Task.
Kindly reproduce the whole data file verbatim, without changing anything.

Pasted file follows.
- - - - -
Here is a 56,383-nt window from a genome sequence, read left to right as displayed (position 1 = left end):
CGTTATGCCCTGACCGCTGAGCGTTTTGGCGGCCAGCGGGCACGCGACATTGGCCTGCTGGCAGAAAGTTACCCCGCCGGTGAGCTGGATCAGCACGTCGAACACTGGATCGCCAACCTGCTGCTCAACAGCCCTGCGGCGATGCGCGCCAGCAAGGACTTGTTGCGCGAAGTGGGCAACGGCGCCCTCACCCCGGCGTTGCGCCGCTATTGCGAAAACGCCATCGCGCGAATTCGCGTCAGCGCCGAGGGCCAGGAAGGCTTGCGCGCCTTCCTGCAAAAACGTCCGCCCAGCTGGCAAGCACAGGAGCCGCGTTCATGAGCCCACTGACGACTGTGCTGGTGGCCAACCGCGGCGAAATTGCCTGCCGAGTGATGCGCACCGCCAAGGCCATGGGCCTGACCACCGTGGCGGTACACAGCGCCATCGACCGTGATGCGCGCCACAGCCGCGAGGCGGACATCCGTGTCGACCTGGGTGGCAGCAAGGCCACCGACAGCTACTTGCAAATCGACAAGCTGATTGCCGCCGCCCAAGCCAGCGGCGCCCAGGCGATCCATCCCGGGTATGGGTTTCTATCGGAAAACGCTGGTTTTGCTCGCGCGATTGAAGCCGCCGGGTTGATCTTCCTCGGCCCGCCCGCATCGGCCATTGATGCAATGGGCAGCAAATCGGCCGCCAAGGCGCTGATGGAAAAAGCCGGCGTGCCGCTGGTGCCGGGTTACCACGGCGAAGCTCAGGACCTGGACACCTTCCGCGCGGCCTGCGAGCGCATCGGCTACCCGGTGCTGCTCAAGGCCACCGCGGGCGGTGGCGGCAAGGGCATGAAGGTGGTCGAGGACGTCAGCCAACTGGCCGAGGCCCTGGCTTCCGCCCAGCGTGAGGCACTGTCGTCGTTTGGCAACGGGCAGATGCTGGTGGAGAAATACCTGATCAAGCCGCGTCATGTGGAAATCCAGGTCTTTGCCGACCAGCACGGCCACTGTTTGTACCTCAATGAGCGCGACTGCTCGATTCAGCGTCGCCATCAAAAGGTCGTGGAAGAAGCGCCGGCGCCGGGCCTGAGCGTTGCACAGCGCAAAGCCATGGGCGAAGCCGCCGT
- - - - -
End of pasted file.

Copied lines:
Here is a 56,383-nt window from a genome sequence, read left to right as displayed (position 1 = left end):
CGTTATGCCCTGACCGCTGAGCGTTTTGGCGGCCAGCGGGCACGCGACATTGGCCTGCTGGCAGAAAGTTACCCCGCCGGTGAGCTGGATCAGCACGTCGAACACTGGATCGCCAACCTGCTGCTCAACAGCCCTGCGGCGATGCGCGCCAGCAAGGACTTGTTGCGCGAAGTGGGCAACGGCGCCCTCACCCCGGCGTTGCGCCGCTATTGCGAAAACGCCATCGCGCGAATTCGCGTCAGCGCCGAGGGCCAGGAAGGCTTGCGCGCCTTCCTGCAAAAACGTCCGCCCAGCTGGCAAGCACAGGAGCCGCGTTCATGAGCCCACTGACGACTGTGCTGGTGGCCAACCGCGGCGAAATTGCCTGCCGAGTGATGCGCACCGCCAAGGCCATGGGCCTGACCACCGTGGCGGTACACAGCGCCATCGACCGTGATGCGCGCCACAGCCGCGAGGCGGACATCCGTGTCGACCTGGGTGGCAGCAAGGCCACCGACAGCTACTTGCAAATCGACAAGCTGATTGCCGCCGCCCAAGCCAGCGGCGCCCAGGCGATCCATCCCGGGTATGGGTTTCTATCGGAAAACGCTGGTTTTGCTCGCGCGATTGAAGCCGCCGGGTTGATCTTCCTCGGCCCGCCCGCATCGGCCATTGATGCAATGGGCAGCAAATCGGCCGCCAAGGCGCTGATGGAAAAAGCCGGCGTGCCGCTGGTGCCGGGTTACCACGGCGAAGCTCAGGACCTGGACACCTTCCGCGCGGCCTGCGAGCGCATCGGCTACCCGGTGCTGCTCAAGGCCACCGCGGGCGGTGGCGGCAAGGGCATGAAGGTGGTCGAGGACGTCAGCCAACTGGCCGAGGCCCTGGCTTCCGCCCAGCGTGAGGCACTGTCGTCGTTTGGCAACGGGCAGATGCTGGTGGAGAAATACCTGATCAAGCCGCGTCATGTGGAAATCCAGGTCTTTGCCGACCAGCACGGCCACTGTTTGTACCTCAATGAGCGCGACTGCTCGATTCAGCGTCGCCATCAAAAGGTCGTGGAAGAAGCGCCGGCGCCGGGCCTGAGCGTTGCACAGCGCAAAGCCATGGGCGAAGCCGCCGT